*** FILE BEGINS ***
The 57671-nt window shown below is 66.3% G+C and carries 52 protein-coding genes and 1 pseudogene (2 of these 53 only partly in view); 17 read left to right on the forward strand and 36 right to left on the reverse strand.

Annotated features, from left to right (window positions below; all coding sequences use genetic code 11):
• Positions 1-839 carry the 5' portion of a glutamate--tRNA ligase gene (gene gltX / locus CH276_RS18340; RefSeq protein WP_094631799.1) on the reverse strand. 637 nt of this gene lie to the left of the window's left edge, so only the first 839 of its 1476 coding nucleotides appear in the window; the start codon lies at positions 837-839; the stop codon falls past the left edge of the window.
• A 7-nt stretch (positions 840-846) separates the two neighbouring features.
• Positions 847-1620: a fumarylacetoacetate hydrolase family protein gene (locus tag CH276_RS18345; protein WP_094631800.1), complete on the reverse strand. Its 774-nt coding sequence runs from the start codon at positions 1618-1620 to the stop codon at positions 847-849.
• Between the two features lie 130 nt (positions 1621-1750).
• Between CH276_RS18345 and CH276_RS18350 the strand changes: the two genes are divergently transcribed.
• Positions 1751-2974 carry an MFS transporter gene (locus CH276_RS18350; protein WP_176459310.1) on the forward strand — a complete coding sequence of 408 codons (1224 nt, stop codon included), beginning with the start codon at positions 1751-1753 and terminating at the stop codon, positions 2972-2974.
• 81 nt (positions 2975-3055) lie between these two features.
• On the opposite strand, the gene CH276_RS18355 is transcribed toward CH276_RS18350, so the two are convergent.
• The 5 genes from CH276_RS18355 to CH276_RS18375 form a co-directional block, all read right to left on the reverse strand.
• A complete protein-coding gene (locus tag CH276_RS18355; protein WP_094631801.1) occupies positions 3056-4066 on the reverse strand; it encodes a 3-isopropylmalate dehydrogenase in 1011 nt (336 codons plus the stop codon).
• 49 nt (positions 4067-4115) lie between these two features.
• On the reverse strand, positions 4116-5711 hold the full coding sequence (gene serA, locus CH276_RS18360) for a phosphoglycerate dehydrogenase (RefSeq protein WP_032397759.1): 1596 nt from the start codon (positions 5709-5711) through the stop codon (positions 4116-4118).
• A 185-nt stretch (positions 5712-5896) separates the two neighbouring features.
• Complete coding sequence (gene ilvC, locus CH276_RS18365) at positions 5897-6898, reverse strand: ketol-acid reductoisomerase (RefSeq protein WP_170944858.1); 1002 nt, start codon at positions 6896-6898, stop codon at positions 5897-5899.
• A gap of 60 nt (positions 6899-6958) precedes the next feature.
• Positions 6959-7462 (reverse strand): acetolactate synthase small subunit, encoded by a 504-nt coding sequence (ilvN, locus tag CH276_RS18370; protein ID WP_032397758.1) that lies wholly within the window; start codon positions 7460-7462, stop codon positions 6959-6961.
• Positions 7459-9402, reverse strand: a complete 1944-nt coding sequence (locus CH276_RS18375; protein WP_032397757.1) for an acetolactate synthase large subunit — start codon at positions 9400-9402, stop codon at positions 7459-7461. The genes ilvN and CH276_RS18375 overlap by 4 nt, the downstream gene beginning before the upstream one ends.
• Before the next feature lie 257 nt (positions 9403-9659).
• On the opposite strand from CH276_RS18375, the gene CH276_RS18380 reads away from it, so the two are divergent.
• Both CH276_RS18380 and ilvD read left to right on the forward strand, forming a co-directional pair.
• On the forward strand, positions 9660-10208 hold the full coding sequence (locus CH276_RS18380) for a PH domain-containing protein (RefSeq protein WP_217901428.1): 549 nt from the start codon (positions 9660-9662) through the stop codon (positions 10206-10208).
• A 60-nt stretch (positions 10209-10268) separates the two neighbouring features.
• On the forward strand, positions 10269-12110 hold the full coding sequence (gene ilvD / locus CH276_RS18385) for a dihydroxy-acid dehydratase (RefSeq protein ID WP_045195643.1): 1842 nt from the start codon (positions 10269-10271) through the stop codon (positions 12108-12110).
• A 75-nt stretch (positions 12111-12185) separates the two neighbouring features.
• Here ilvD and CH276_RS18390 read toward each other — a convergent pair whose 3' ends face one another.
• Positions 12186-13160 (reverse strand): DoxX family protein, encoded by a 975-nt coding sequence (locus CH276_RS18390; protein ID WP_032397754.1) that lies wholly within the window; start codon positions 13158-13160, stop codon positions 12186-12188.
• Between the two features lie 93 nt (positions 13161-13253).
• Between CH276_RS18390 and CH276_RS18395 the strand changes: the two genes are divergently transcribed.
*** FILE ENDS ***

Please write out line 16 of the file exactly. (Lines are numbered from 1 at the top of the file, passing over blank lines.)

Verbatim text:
• Complete coding sequence (gene ilvC, locus CH276_RS18365) at positions 5897-6898, reverse strand: ketol-acid reductoisomerase (RefSeq protein WP_170944858.1); 1002 nt, start codon at positions 6896-6898, stop codon at positions 5897-5899.